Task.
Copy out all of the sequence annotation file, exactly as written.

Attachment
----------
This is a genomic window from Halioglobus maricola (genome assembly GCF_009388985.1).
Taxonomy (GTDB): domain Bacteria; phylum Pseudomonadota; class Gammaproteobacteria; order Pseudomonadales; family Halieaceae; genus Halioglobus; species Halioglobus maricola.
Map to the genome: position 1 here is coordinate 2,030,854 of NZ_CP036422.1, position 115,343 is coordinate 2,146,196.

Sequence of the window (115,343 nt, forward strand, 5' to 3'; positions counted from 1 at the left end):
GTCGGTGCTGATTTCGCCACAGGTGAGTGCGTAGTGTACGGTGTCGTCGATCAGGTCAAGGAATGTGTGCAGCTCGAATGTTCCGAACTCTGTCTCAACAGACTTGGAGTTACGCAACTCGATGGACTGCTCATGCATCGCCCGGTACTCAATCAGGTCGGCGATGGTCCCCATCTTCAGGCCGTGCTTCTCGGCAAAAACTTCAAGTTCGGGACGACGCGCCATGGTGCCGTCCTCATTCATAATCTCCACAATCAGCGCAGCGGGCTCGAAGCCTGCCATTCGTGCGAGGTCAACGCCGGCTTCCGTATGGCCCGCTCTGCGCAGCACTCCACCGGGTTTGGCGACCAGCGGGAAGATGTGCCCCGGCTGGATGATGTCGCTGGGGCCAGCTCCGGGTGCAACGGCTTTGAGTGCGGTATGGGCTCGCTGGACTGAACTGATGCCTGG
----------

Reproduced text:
This is a genomic window from Halioglobus maricola (genome assembly GCF_009388985.1).
Taxonomy (GTDB): domain Bacteria; phylum Pseudomonadota; class Gammaproteobacteria; order Pseudomonadales; family Halieaceae; genus Halioglobus; species Halioglobus maricola.
Map to the genome: position 1 here is coordinate 2,030,854 of NZ_CP036422.1, position 115,343 is coordinate 2,146,196.

Sequence of the window (115,343 nt, forward strand, 5' to 3'; positions counted from 1 at the left end):
GTCGGTGCTGATTTCGCCACAGGTGAGTGCGTAGTGTACGGTGTCGTCGATCAGGTCAAGGAATGTGTGCAGCTCGAATGTTCCGAACTCTGTCTCAACAGACTTGGAGTTACGCAACTCGATGGACTGCTCATGCATCGCCCGGTACTCAATCAGGTCGGCGATGGTCCCCATCTTCAGGCCGTGCTTCTCGGCAAAAACTTCAAGTTCGGGACGACGCGCCATGGTGCCGTCCTCATTCATAATCTCCACAATCAGCGCAGCGGGCTCGAAGCCTGCCATTCGTGCGAGGTCAACGCCGGCTTCCGTATGGCCCGCTCTGCGCAGCACTCCACCGGGTTTGGCGACCAGCGGGAAGATGTGCCCCGGCTGGATGATGTCGCTGGGGCCAGCTCCGGGTGCAACGGCTTTGAGTGCGGTATGGGCTCGCTGGACTGAACTGATGCCTGG